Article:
Another self-inflicted mess as Bears bungle WR Allen Robinson’s contract extension

Robinson is an “unbelievable” player who does everything right, coach Matt Nagy says, and no one has been more productive for the Bears on offense. So why can’t Ryan Pace get a deal done?

SHARE Another self-inflicted mess as Bears bungle WR Allen Robinson’s contract extension

Robinson leads the Bears with 1,985 yards from scrimmage over the last three seasons.

AP Photos

The Bears’ failure to strike a deal with their best offensive player has gone well past the point of mere annoyance. They now have a major problem if wide receiver Allen Robinson wants out.

Robinson’s camp inquired about a trade but stopped short of formally requesting one, a source said, after he and the Bears had eight months to work out a contract extension but couldn’t. Robinson has said since last December that he envisioned “spending many more years” with the Bears and aspired to be their all-time leading receiver.

Those dreams look like vapor.

Throughout the offseason — right up until kickoff of the opener — there was an expectation that general manager Ryan Pace would finalize an extension for Robinson going into the last season of his three-year, $42 million contract.

So while his star player imagined standing among the greats in Bears history one day, here’s the countering visual Pace created: other teams raining money on their prized wide receivers while Robinson looked on drearily.

The Chargers gave Keenan Allen $80.1 million on a four-year extension. DeAndre Hopkins got two years and $54.5 million added to his contract with the Cardinals. Cooper Kupp, who is Robinson’s age but doesn’t have nearly the résumé, reupped with the Rams for three years and $49 million.

Those were just in the last two weeks, not to mention recent megadeals for the Cowboys’ Amari Cooper, the Falcons’ Julio Jones and the Vikings’ Adam Thielen.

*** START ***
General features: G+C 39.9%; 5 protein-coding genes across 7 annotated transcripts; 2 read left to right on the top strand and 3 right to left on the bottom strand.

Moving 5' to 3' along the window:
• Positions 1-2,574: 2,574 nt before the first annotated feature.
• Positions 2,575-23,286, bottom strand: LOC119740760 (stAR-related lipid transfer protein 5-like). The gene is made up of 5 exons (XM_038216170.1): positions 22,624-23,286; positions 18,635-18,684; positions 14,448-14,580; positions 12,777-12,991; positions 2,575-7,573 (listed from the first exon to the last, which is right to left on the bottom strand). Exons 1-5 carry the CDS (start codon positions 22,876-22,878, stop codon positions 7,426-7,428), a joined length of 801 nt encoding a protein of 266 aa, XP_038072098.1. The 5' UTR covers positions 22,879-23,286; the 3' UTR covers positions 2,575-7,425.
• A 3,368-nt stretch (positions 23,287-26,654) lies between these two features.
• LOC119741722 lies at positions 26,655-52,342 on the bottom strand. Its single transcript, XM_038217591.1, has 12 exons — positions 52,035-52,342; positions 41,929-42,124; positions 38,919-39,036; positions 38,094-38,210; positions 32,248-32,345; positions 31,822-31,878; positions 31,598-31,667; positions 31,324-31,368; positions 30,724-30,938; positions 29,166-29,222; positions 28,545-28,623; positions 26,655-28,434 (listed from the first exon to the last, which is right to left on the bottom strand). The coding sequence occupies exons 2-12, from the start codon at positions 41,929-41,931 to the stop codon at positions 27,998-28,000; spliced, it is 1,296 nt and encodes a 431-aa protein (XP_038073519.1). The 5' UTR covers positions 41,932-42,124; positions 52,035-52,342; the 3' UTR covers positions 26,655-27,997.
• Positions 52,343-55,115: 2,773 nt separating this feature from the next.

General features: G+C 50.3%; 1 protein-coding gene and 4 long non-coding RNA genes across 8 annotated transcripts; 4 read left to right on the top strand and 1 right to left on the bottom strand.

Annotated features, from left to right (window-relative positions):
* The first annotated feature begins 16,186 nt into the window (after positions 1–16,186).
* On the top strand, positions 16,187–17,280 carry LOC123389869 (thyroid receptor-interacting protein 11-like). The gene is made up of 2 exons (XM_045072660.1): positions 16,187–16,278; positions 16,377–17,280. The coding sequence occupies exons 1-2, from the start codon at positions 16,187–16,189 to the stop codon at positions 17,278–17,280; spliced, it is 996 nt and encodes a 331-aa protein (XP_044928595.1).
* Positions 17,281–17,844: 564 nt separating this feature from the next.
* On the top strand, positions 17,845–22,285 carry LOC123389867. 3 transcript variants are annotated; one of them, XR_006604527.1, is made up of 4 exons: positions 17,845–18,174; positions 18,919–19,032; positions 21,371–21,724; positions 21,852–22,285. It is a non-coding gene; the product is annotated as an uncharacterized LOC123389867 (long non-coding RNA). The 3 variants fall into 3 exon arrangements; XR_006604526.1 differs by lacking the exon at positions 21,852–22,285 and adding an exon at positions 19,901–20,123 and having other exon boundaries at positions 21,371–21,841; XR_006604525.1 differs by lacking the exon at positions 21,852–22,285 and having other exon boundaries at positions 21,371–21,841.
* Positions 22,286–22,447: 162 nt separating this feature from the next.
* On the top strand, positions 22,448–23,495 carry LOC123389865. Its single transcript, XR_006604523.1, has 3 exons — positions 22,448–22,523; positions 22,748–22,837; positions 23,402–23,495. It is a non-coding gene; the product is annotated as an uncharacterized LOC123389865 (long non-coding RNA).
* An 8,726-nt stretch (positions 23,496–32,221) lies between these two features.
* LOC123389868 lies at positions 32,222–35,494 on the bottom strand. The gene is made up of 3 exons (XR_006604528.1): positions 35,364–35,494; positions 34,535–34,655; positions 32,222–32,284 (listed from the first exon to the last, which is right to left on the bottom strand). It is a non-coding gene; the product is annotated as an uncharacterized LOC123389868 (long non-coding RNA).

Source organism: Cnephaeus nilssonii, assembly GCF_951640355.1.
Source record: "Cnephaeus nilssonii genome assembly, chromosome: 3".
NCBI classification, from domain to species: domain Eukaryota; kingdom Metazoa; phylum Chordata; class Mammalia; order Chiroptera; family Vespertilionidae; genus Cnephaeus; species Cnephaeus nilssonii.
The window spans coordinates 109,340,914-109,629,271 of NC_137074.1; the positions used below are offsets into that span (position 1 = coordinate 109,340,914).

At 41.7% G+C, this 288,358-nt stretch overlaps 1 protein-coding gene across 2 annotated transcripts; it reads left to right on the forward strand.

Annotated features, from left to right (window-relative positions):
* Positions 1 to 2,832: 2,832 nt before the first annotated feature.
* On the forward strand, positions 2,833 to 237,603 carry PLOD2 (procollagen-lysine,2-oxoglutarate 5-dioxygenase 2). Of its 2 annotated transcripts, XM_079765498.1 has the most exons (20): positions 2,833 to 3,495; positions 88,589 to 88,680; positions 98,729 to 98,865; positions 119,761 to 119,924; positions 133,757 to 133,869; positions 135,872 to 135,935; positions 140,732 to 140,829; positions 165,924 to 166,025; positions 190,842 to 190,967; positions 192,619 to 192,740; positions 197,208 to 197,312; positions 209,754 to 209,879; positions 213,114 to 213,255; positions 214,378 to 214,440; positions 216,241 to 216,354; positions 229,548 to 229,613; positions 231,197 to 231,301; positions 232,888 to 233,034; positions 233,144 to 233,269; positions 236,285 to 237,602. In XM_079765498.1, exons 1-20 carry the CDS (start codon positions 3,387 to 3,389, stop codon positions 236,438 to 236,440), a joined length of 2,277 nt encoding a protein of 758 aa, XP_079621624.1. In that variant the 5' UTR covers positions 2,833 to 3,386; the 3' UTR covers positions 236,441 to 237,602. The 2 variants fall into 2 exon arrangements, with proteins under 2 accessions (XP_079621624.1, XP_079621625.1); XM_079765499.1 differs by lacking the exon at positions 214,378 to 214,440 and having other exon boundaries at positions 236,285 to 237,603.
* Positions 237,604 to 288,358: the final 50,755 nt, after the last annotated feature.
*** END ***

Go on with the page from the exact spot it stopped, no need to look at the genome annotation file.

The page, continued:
That’s not a good look for the Bears, who instead of riding high on a 1-0 start will try to put out the fire of Robinson wanting out and teammates publicly calling for Pace to pay him. They might eventually get a deal done with Robinson, and they can still use the franchise tag to keep him, but they’re souring what should’ve been a long, successful partnership.

Those other receivers know their teams respect their value. Robinson can’t possibly think his does.

The Bears should, though, and it’s obvious to anyone. Robinson is exactly what they need. He’s extremely productive on the field, a model of how to practice and prepare, a beloved personality in the locker room and a conscientious citizen with various philanthropic pursuits.

That’s not just an outside observation of Robinson. It’s what Bears coach Matt Nagy has been saying constantly for the past year.

“When you produce the way that he produces and are the type of person he is,” Nagy said two weeks ago, “those are the type of people that you want for a while.”

Especially when they’re only 27. It’s easy to forget how young Robinson is because he’s a seven-year veteran and is regarded within Halas Hall as the ultimate professional.

He has been that regardless of what has gone on around him with the Bears and the Jaguars. It takes a rare talent to put up 1,000-yard seasons with Blake Bortles and Mitch Trubisky at quarterback.

Robinson is the only player Nagy has been able to count on. As his tight ends crumbled, his other skill players careened inconsistently and his quarterbacks spiraled, he has always had Robinson.

Since Nagy’s arrival in 2018, Robinson leads the team with 1,985 yards from scrimmage. It’s hard for a receiver to do that because of how often running backs get the ball, and doubly difficult when the quarterback play is as bad as it has been.

Last season, with Trubisky and Chase Daniel combining for an 84.1 passer rating, Robinson delivered a Pro Bowl-worthy season of 98 catches, 1,147 yards and seven touchdowns.

Nagy was so exasperated by Robinson being snubbed that he could barely express it.

“You really want to know?” he said before pausing. “Yeah, I’ll just say this: A-Rob is a pro. I’ll just leave it at that. A-Rob, he’s special. A-Rob, he’s unbelievable. Unbelievable. A-Rob is unbelievable.”

Nagy might want to tell his boss that unbelievable players aren’t cheap.

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